One of the most exciting things about taking up a new hobby is sharing that passion with your friends and loved ones, but not everyone feels that way when the new hobby in question is shooting. Many gun owners are deeply uncomfortable with disclosing the fact that they enjoy shooting, while others are “out and proud” as ambassadors for the Second Amendment. Should you tell people that you’re a gun owner? There are several factors at play.
Con: Your Security
There are many reasons to stay deep in the gun closet, your security being foremost among them. The fact of the matter is that firearms are very attractive to thieves, because they’re portable, valuable and easy to “fence,” or illegally resell. You might think that the knowledge that you own guns would deter thieves, but that’s not necessarily so. It simply means that the knowledgeable thief should wait until you’ve left your home to break in.
Another way disclosing your gun ownership could compromise your safety is that you lose the element of surprise. Because we women are physically smaller and weaker than men, it’s important that we make the most of every advantage we do have. The element of surprise is a huge advantage, so you should think carefully about letting it be widely known that you’re armed.
Con: Social-Circle Worries
There are some ugly cultural myths about gun owners in America; that’s not fair, but it is a fact. These ugly cultural myths are relatively new—it wasn’t all that long ago that guns were just part of life for most Americans—but that doesn’t mean they can’t cause you problems socially. We know that women who post hunting-trophy photos on social media often get a vicious backlash that far outstrips what male hunters receive. There is no shame at all in wishing to avoid that kind of scrutiny.
Then there are the quieter, subtler forms of social opprobrium. (“Did you hear that so-and-so carries a gun?!? In her purse?!?”) For some people, the cultural narrative that women are nurturers, not defenders, is so powerful that it can override their actual feelings about you. There’s no shame in wishing to avoid that kind of disruption to your relationships, either.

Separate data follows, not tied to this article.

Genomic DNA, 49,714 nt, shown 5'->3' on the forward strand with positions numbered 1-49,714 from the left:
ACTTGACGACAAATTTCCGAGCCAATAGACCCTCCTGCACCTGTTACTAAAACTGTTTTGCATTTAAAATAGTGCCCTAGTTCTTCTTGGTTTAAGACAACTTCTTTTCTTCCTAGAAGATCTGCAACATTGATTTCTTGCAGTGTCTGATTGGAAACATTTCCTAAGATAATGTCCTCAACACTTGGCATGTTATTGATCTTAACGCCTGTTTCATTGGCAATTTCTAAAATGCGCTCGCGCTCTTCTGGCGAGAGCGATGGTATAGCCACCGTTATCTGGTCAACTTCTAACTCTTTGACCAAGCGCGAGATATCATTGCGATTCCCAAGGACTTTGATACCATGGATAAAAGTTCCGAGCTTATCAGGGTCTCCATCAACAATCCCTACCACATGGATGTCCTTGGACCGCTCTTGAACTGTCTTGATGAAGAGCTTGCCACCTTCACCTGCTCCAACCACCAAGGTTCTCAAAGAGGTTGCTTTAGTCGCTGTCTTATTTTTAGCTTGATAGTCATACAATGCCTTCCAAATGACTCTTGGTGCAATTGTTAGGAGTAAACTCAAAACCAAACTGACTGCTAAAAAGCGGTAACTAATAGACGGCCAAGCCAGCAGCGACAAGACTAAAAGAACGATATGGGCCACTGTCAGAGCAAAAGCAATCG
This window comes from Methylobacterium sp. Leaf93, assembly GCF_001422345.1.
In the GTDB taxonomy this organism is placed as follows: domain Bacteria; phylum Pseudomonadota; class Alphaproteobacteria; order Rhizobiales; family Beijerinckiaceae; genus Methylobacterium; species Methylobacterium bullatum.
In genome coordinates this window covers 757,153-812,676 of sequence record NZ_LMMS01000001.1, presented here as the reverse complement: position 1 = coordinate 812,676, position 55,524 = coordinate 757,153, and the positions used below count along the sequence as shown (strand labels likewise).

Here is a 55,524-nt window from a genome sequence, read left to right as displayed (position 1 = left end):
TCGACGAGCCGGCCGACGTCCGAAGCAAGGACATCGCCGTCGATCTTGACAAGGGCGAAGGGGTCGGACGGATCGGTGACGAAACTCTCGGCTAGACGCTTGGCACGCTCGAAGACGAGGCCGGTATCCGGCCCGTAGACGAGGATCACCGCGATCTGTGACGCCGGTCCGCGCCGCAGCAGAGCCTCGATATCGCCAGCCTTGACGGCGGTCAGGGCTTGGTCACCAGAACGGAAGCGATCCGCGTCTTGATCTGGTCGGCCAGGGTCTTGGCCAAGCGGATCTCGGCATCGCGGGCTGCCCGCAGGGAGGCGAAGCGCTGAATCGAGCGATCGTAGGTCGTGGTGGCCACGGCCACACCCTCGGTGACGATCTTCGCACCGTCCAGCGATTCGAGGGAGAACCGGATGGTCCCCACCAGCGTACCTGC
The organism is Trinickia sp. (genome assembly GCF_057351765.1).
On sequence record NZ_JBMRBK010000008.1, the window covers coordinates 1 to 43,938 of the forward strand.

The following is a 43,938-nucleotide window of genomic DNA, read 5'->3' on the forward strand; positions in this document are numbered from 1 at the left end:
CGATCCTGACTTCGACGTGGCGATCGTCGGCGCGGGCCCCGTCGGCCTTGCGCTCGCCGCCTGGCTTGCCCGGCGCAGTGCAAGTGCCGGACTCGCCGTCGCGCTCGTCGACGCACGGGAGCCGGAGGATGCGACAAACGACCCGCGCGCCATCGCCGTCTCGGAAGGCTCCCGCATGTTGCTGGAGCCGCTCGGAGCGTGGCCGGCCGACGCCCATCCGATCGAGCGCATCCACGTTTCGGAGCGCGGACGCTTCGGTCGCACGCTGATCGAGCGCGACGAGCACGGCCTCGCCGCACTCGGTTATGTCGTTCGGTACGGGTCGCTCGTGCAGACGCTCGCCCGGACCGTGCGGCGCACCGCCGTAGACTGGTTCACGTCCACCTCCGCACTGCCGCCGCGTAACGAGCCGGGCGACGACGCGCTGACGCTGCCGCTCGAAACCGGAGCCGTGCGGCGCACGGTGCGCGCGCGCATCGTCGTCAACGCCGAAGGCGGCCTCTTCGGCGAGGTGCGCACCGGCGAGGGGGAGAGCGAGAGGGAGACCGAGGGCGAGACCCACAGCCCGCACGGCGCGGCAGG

All that said, there are some compelling reasons to come out of the gun vault.
Pro: Disrupt the Narrative
Earlier, we mentioned the “cultural narrative.” The cultural narrative is simply a line of thought that is widely accepted to be true about how society works, even in the absence of evidence. The narrative in question, of course, is that women eschew all forms of violence—even in defense of self—and that we are an anti-gun hivemind. That narrative is incredibly powerful, because it makes many of us afraid to so much as stand up and declare that our lives are worth defending.
However, narratives can be disrupted. Every time a woman stands up and says to herself and to her friends, “I can and will defend myself with a firearm if I must, because I was born with that right,” she is disrupting the narrative. Everyone who knows her now must try to reconcile the lies they see promoted in the media about gun owners with the truth that is standing in front of them. (And looking fabulous while she does it, too.)
Pro: Pay it Forward
They say that behind every great man is a woman, but that’s really not true. Behind every great woman there is a chain of other great women, blazing the trails and boosting beginners. All of us owe a debt to the women who helped us get here—directly or indirectly—and it cannot be paid back directly. It can only be paid forward.
You can do that quietly, by offering words of advice or assistance to select people, if and when you feel safe doing so. Alternately, you can stand as a visible beacon of knowledge about shooting. When a woman in your social circle decides she’s ready to learn about gun handling, she’ll know she has a friendly resource in you.
In the end, only you know what your comfort level is and what is right for you. Whatever you choose, know that your fellow NRA Women support you.